by Michael Regnier
Why the ELL Gap? New Research Points to a Cause
Why the Gap? English Language Learners and New York City Charter Schools, a new report from the
Manhattan Institute, Dr. Marcus Winters uses NYC DOE data from school years 2008-09 to 2011-12 to follow charter and district school ELLs over time. (Winters
previously studied special education in NYC charter schools.)
Confirming that charter schools, on average, enroll lower percentages of English Language Learners (ELLs) than district schools, Winters investigates possible causes for this gap, with three key findings:
- Contrary to thinly sourced allegations about “counseling out,” charter schools’ lower ELL enrollment is not due to ELLs leaving the charter sector over time. In fact, charter ELL students are actually retained at similar if not higher rates than ELL students in district schools. (Other research has also found no statistical evidence of counseling out; see
- The gap is also not accounted for by charter schools’ declassification rates, however. While charter schools ELLs are more likely to attain proficiency in English and become “former ELLs,” this explains little of the difference in enrollment rates.
- Instead, the single, overwhelming reason for the ELL gap is that fewer ELLs enroll in charter schools in the intake grades. With wide discrepancies in starting ELL enrollments, the gap changes only marginally over time.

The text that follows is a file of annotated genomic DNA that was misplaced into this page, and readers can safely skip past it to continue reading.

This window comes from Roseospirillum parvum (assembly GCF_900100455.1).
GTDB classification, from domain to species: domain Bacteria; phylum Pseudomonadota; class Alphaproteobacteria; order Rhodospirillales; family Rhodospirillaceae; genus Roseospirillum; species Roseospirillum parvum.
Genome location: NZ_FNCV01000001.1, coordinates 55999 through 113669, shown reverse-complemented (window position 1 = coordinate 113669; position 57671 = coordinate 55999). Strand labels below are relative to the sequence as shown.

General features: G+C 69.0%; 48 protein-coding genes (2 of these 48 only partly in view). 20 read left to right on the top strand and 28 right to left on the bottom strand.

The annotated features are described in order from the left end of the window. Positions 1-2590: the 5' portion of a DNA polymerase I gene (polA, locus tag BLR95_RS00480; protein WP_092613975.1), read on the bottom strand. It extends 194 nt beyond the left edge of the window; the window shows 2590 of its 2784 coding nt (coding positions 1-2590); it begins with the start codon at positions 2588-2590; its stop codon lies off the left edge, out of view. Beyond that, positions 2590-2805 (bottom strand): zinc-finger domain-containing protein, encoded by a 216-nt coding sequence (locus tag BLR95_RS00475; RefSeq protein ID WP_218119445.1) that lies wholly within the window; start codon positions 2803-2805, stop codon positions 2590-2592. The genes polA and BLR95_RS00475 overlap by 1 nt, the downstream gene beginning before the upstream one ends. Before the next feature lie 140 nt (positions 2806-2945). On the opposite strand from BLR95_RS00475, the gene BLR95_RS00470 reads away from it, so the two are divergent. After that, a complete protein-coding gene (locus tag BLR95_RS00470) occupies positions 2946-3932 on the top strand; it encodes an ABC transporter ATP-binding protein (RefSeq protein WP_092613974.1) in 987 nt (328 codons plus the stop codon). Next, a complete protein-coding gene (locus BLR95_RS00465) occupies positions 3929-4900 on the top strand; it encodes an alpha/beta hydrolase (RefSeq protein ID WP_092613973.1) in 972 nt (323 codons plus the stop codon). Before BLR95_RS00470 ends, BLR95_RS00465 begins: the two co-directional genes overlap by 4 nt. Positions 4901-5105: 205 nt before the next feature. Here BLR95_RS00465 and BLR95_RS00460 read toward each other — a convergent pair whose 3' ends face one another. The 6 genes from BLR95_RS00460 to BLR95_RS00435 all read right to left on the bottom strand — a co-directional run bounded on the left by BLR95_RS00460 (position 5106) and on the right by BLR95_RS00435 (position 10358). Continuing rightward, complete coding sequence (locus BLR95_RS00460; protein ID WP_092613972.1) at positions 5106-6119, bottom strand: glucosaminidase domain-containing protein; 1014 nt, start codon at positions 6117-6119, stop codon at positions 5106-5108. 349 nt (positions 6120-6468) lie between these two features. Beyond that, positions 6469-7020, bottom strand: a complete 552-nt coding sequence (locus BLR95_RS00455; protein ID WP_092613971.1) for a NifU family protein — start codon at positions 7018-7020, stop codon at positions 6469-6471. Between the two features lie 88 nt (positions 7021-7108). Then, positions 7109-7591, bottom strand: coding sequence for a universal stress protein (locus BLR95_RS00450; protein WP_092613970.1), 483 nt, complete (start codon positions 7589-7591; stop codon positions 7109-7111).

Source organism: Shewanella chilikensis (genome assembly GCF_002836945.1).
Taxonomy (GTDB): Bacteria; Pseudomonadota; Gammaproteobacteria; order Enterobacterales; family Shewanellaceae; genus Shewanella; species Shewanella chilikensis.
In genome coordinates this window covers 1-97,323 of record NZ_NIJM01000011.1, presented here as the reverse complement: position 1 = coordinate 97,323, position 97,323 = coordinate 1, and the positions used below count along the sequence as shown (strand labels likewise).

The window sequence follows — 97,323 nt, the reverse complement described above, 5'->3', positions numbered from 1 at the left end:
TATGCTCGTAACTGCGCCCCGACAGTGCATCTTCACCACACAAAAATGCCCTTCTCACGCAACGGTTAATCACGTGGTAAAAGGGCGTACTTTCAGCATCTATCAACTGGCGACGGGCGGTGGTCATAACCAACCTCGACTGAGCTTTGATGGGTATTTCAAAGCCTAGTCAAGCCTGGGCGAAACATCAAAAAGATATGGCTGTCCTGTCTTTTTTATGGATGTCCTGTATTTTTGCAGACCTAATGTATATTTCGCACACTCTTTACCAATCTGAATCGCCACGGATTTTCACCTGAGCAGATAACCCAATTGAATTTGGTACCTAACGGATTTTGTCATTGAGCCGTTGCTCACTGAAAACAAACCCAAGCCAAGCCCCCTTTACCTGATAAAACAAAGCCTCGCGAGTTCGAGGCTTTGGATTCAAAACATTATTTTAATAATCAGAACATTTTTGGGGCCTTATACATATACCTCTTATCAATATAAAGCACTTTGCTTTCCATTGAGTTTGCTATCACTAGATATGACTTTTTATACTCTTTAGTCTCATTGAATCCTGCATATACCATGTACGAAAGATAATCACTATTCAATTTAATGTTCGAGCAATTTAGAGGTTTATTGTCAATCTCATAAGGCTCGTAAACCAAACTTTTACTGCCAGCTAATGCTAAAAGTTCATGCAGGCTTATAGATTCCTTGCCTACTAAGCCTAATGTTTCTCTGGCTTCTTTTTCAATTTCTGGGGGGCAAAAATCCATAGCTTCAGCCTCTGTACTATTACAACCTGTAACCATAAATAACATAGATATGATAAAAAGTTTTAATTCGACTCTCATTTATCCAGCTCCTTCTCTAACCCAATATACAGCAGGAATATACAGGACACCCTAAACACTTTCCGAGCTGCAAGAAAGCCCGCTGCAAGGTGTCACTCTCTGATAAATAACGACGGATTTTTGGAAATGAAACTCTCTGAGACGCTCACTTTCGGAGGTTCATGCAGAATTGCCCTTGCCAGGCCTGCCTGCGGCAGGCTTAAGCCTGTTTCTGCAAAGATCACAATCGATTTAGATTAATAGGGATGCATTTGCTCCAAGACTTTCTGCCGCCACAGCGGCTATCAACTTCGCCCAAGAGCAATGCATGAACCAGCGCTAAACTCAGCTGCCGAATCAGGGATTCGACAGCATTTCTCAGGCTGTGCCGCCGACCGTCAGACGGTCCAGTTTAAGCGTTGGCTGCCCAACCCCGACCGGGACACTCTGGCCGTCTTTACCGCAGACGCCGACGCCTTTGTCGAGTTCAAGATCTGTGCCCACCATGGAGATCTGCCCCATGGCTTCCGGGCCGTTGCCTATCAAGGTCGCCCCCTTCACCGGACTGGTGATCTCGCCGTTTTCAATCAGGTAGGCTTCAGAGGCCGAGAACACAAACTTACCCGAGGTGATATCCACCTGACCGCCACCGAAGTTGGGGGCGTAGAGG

On October 6, 2014, Winters presented his findings to over 100 charter school educators, leaders, and supporters. Charter Center CEO James Merriman called the study an opportunity— for charter schools and their critics alike—to focus their efforts and attention on the challenge of ELL recruitment.
The Charter Center’s newly hired ELL Specialist, Melissa Katz, then led a discussion of the practical obstacles to ELL recruitment and the steps charter schools can take to overcome those obstacles and reach, enroll, and retain ELLs at higher rates.
The discussion concluded with a closed-door preview of new steps the Charter Center will be taking to address the ELL enrollment challenge, the details of which will be made public later this week.